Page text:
I'm sitting on a reasonable pile of cash, earning negligible interest in a bank savings account. After determining that I can live without this money for 5-10 years, I decided it would be best put into an index mutual fund.

However, I can't get myself to pull the trigger. With the poor economic forecast in many countries right now (including my own country, the US) most investors believe the market will be heading south for a while to come.

Question: do I sit on 0.5% interest until better forecasts emerge? Or will long-term behavior compensate for the current downturn?

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    0.5%‽ What bank is giving you such a good rate?
    – Dan B.
    Commented Jun 4, 2011 at 19:53

6 Answers 6


Forecasts of stock market direction are not reliable, so you shouldn't be putting much weight on them. Long term, you can expect to do better in stocks, but obtaining this better expected return has the danger of "buying in" to the market at a particularly bad moment, leading to a substantially lower return. So mitigate that risk while moving in a big piece of cash by "dollar cost averaging". An example would be to divide your cash hoard (conceptually) into say six pieces, and invest each piece in the index fund two months apart. After a year you will have invested the whole sum at about the average of the index for the year.


Buy low and sell high. Right now stocks are cheap (or at least cheapish). If you wait for better forecasts, the price will be higher. They might go down still farther, but no one knows for sure when that will happen, or where the bottom is -- despite what the talking heads on TV say. Remember that what you really care about is sell price minus purchase price (plus dividends, but I'll ignore that). What happens between the time you buy and the time you sell is irrelevant financially, but can be important psychologically.

If it was me, and you are sure you won't need the money for at least 10 years, or better still 15-20, I would buy some index funds. Pick something that you are comfortable with (some are more aggressive/risky than others), and then only look at it a few times a year, if that much. Only do this as long as you are sure that you won't sell if the market drops further. That is a guaranteed way to lose money.

This is what I've been doing for my retirement funds for 15 years, and its worked well so far.

  • 1
    Of course, buy low and sell high. The hard part is: what's low? It's not so obvious that stocks are now cheapish (much less cheap).
    – mgkrebbs
    Commented Jun 3, 2011 at 20:55
  • 1
    @mgkrebbs: You can measure high/lo, cheap/expensive in a number of ways. How about price to book value?
    – bstpierre
    Commented Jun 3, 2011 at 23:00

Well, you probably already know this, but no-one can guarantee you results...in any economic climate. Even traditionally low risk investments now seem higher risk to people when the economic forecasts are grim. That being said, 0.5% is pretty low. So, where does that leave you?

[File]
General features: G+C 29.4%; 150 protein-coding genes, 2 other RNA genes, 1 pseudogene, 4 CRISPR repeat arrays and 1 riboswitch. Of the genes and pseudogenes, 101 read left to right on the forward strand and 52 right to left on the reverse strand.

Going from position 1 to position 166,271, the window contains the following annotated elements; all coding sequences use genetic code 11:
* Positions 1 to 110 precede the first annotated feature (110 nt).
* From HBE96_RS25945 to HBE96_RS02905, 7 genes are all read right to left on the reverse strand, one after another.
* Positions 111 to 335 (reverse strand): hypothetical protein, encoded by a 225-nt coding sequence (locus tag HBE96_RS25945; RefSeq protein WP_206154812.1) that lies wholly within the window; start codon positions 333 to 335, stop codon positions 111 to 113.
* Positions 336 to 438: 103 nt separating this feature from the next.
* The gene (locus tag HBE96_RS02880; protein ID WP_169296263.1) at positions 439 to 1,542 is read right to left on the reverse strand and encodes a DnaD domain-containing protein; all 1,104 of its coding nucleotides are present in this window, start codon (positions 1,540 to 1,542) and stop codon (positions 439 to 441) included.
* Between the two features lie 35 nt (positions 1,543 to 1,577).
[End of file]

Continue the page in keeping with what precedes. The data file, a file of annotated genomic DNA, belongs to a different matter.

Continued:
Why not start with a risk tolerance analysis for yourself. There's a bunch on them on the internet if you google it. Here's one: Rutgers Financial Risk Tolerance Quiz

Based on the result you get back, and whether you agree with it or not, this may give you a starting point for determining if entering the stock market is right for you. I'm guessing you can get better than 0.5% return over 10 years pretty easily though.


Are you kidding? The stock markets just took a nose dive this week. Perfect buying opportunity. Just be sure to dollar cost average your way in to avoid excessive timing risk.


If you have a long enough time horizon, investing in the stock market while in a bad economy can turn out to be a very smart decision. If you need access to your capital in the short-term, 1-2 years, then it is probably a bad decision. If you have the ability to ride out the next few years, then you may be buying securities at an extremely low valuation. Take AAPL and MSFT for example. These are both technology stocks, which is by far the hottest sector in the economy now, and you can buy both of these companies for less than 13x earnings. Historically, you would have had to pay 20x or higher for high tech growth companies, but today you can buy these stocks at discounted valuations. Now AAPL may have a large market capitalization and a high stock price, but the simple fact is they are growing their earnings very quickly, they have best in class management, and they have $100 billion in cash and $50 billion in annual cash flow generation and you can buy the stock for a historically low multiple.


Wow I love some of these answers. Remember why you are investing in the first place.

For me I like Dividend stocks and Dividend Capturing. Here is why. With over 3500 dividend stock companies paying out dividends this year, that means I can get a dividend check almost every day. What about if the stock goes down you ask? Well out of these 3500 companies there is a small group of these stocks that have consistently increased their dividend payout to their investors for over 25 years and a smaller group that have been increasing every year their pay outs for over 50 years. Yes Kennedy was in office back then and to this day they consistently pay higher and higher dividend payments to their investors, every year... for 50 years.

As for the Dividend Capturing strategy, that allows me to collect up 10-20 checks per month with that little effort. As for the stock going down... Here is a little tidbit that most buyers overlook. Stock price is more or less the public's perception of the value of a certain company. Earnings, balance sheet, cash flow, market cap and a few other things in the quarterly report will give you a better answer to the value of a company. If stock price goes down while earning and market go keep going up... what does that tell you?

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